Barcamp Minnesota (aka MinneBar) is organizing thanks to Ben Edwards. Mark your calendar for May 6.
What is a Barcamp?
- A camp where participants learn bartending.
- A camp where participants drink much alcohol.
- An unconference for anyone interested in learning about cool Web and Internet stuff. (Not just for geeks!)
If you guessed #3, you’re right! (Actually, if we’re lucky, there may be some alcolhol too. Ben registered here.)
But really, what the heck is a barcamp?
“bar” comes from “foobar” which signifies two common placeholder variables in computer programming, “foo” and “bar.” (Check the link for some other Foo- and Fubar derivatives.) In 2003, O’Reilly hosted the first Foo Camp, which was an invite-only event gathering smart people together to discuss technology issues. It’s now a once-a-year event.
Bar Camp was a reaction to the closed nature of Foo Camp. It’s a wide-open conference that anyone can attend and where anyone can present. In fact, the one thing you have to do is participate. The first Bar Camp was hosted by Ross Mayfield at Socialtext and is still held annually. Some people actually camp out.
Today Bar Camps (or barcamps) are being organized around the world. From the looks of the schedule, it wouldn’t be hard to be a ‘barhead’ and attend one or several camps every week. (Hmmm… maybe someone would pay you to blog the camps and if there were free food and beer or wine at the camps…)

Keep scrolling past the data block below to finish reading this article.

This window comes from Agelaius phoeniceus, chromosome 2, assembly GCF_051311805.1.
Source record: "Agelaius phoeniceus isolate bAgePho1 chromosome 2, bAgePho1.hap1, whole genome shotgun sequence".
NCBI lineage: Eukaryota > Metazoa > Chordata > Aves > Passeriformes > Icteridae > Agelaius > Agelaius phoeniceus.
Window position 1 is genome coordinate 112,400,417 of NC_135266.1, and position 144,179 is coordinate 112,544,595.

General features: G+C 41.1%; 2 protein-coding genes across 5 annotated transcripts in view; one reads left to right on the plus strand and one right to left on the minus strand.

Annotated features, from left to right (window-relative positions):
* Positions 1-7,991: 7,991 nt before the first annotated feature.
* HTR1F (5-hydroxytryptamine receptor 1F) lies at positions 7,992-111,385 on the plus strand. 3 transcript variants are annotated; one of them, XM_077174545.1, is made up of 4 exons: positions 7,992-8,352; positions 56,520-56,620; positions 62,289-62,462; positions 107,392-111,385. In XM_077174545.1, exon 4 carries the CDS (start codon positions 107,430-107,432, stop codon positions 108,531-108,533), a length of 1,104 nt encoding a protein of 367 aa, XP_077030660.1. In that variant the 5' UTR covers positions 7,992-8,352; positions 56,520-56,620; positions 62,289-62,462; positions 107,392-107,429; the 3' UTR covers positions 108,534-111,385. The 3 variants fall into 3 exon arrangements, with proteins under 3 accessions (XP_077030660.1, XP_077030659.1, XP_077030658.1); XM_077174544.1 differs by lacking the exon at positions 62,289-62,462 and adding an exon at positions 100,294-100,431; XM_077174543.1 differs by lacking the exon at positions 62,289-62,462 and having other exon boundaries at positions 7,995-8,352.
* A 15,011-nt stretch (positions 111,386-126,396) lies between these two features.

So head on over to the Minnebar site and signup. (It’s a wiki. You need to log-in. I think the public password is c4mp.) Check the list of sessions and add some more if what you’re interested in isn’t there. Ben says “All participants must either give a demo, host a discussion, actively participate in a session, or help with one.” That’s it. You just have to ask some questions in a session to be a true barcamper.
I will predict that this has the potential to be the Minneapolis tech event of the year. What’s cool is that it’s success depends on all of the participants and not on any one individual or company. (Sponsors, in fact, are only allowed to contribute $500.) The democracy and inclusiveness of this concept makes it even more likely to succeed.